News & Analysis

Fantasy football stats: Green Bay Packers best of the last decade

By Daniel Kelley
Mar 14, 2019

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Nov 19, 2017; Green Bay, WI, USA; Green Bay Packers wide receiver Davante Adams (17) celebrates after making a catch during the first quarter against the Baltimore Ravens at Lambeau Field. Mandatory Credit: Jeff Hanisch-USA TODAY Sports

(This is our Fantasy Lookback, a review of the top fantasy football seasons at each position for each franchise over the last decade of NFL action. We’ll look at some big names that are still going and some who have been gone long enough that they’re in the Hall of Fame. Today: The Green Bay Packers)

The last decade started out so well for the Packers. They made the playoffs in each of the first eight years, including a 2010 Super Bowl title and five division titles. You’d probably take the Patriots’ run over the Packers’ in that span, but not by much, and maybe not even them.

The last two years have been much less exciting. The team has had a losing record with a third-place record each of the last two years, the first time the team has had records under .500 in two consecutive years since 1990-1991. The good news for the Packers is that the primary driving force of their success — a certain quarterback we’ll be mentioning just a few words from now — is still around in Green Bay for the foreseeable future. We’ll have to see if the team can make a return to the successful ide of things in 2019 or beyond.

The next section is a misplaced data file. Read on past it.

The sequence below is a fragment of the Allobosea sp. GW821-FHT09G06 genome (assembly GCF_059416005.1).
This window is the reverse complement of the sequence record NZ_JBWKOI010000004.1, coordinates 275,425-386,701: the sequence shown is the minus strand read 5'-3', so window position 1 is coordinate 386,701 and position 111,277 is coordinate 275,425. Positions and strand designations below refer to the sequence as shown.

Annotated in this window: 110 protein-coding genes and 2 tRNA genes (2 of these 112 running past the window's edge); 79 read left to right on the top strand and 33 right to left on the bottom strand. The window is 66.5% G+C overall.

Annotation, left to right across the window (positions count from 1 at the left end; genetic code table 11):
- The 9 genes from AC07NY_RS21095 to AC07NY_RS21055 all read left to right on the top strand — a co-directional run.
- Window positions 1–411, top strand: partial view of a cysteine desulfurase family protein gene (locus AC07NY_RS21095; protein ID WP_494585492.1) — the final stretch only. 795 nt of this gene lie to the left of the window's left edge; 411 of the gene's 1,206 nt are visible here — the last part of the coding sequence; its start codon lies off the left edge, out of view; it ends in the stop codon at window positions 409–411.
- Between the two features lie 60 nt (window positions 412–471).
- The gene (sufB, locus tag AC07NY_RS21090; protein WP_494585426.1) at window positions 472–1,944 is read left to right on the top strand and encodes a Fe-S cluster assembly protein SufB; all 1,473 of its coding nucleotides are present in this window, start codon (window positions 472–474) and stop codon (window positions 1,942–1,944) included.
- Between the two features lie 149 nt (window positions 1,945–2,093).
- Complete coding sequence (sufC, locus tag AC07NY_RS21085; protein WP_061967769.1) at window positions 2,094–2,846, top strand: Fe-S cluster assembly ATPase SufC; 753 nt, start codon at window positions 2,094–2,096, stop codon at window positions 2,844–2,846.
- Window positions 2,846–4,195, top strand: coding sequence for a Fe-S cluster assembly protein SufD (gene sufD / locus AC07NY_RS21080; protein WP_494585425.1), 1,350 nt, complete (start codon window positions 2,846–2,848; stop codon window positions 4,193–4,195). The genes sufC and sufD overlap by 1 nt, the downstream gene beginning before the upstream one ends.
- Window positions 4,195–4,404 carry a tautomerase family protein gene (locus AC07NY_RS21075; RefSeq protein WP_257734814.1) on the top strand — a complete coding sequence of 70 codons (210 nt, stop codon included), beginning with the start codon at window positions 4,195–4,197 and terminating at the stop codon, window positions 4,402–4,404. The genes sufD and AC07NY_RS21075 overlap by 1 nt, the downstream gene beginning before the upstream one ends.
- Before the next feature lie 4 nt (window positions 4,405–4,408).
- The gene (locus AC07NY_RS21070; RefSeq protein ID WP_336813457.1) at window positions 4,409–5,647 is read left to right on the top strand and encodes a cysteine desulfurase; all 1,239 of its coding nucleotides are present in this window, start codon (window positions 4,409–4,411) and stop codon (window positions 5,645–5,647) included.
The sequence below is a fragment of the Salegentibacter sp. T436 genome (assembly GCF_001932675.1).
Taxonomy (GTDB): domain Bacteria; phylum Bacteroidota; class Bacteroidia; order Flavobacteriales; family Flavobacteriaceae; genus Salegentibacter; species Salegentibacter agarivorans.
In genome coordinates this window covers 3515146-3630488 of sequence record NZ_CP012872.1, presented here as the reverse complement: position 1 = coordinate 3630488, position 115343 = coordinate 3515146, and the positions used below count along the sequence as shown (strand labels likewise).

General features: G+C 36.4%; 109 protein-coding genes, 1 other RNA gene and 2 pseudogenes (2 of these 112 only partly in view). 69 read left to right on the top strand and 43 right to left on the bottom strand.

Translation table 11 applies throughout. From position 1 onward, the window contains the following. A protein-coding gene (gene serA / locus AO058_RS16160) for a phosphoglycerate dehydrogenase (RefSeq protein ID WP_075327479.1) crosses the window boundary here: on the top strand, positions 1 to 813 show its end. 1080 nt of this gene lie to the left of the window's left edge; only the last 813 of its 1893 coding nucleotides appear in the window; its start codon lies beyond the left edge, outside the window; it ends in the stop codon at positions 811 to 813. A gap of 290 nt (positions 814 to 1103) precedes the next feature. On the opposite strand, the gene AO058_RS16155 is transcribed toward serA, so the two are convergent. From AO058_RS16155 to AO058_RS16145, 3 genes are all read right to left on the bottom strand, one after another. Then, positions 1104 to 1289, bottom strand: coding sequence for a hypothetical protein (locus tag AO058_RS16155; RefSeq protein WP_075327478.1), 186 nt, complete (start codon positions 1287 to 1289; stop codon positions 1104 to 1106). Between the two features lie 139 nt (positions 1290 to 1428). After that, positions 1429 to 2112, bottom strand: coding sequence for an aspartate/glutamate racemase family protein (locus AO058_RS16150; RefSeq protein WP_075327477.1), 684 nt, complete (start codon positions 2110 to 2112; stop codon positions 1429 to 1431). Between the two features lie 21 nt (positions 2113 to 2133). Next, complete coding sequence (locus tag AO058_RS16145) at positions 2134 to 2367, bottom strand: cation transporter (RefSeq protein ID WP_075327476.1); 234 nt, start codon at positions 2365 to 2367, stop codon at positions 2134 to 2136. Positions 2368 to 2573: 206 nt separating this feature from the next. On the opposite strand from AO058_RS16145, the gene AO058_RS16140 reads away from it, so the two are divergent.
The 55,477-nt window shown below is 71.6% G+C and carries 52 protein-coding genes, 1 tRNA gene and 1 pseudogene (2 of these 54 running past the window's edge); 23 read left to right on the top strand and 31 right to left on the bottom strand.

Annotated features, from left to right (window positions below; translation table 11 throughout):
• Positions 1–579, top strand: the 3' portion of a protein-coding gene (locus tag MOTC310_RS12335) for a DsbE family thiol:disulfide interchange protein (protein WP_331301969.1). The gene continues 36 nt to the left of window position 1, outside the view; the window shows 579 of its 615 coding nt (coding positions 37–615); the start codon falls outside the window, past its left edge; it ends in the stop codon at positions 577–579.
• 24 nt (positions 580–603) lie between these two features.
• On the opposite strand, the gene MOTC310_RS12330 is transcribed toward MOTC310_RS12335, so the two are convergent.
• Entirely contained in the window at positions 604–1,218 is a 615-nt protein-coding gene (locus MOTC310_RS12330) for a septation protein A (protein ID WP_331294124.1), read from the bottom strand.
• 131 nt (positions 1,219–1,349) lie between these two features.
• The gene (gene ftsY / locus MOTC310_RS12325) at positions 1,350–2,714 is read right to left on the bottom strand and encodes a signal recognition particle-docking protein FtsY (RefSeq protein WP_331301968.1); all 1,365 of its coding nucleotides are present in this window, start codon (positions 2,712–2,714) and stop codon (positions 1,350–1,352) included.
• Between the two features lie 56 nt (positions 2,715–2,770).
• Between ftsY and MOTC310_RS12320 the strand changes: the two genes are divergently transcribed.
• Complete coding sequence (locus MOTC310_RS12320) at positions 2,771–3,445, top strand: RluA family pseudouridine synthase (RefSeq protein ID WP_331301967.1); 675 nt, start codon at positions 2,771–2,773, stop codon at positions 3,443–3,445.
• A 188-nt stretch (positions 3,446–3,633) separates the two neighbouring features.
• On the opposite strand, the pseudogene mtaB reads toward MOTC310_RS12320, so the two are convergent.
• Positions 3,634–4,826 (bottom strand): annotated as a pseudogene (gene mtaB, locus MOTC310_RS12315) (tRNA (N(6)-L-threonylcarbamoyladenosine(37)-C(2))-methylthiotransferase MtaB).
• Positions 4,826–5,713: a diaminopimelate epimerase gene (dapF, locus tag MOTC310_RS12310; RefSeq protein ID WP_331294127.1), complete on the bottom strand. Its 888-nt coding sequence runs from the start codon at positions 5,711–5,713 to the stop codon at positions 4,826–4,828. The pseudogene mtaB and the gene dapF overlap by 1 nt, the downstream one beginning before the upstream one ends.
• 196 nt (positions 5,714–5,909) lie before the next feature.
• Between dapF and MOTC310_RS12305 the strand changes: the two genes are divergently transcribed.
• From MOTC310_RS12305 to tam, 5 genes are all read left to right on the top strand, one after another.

Let’s take a look at the best Packers fantasy seasons of the last decade.

(Follow along with the whole series here.)

Quarterback

Aaron Rodgers, 2011

(343-502 passing, 4,643 passing yards, 45 TD, 6 INT, 253 rushing yards, 3 TD, 397.4 fantasy points, QB2)

Rodgers has had two seasons at fantasy’s overall QB1 inside the last 10 years, and another three were he was QB2 in addition to 2011, but it was his second-place finish in 2011 that set the mark for the Packers, a top-five fantasy season of all-time. But perhaps the most impressive thing about Rodgers’ career is that, after 13 and 11 interceptions in his first and third seasons as a starter, respectively, he’s now gone eight straight years with single-digit interceptions thrown, which feels like it should be nearly impossible.

Running back

Eddie Lacy, 2014

(245 rushes, 1,140 rush yards, 9 TDs, 42 receptions, 427 receiving yards, 4 TDs, 272.6 PPR points, RB5)

The Packers haven’t had a lot of dominant rushing production over the Rodgers run, but it looked like they had found their guy in Lacy, who put up the team’s best backfield season in a long time in 2013 and then topped it with his 2014 run. We don’t actually know that it was Lacy’s weight issues that ultimately pushed him from the league, but it certainly seems like it. But in 2013-2014, only a handful of backs managed more combined points than Lacy.

Wide receiver

Davante Adams, 2018

(111 receptions, 162 targets, 1,386 yards, 13 TDs, 329.6 PPR points, WR4)

On the flip side of the middling backfield production, the Packers have had no shortage of big-time receivers throughout Rodgers’ run, with Jordy Nelson, Randall Cobb, Greg Jennings, and James Jones all putting up big numbers. But it was Adams, just last year, who had the best year, and he did it in only 15 games. Adams was the season’s WR1 entering Week 17, but the combination of an injury and a meaningless run-out-the-string game for the Packers meant that he didn’t even see the field. Still, it’s pretty clear the Packers are set at at least that position.

Tight end

Jermichael Finley, 2011

(55 receptions, 91 targets, 767 yards, 8 TDs, 179.7 PPR points, TE9)

True story: I once wrote a thing in which I compared Finley’s career to the character arc of George O’Malley on Grey’s Anatomy, and it’s a comparison I stand by today (I’m not gonna rehash it here; @ me). Finley perpetually looked like he was on the cusp of greatness, but he always fell just short and finally injury more or less ended things for him. But with the Packers generally struggling to get dominant tight end play over the Aaron Rodgers tenure, Finley’s 2011 ranks as No. 1, and he has three of the top four seasons over the last decade.

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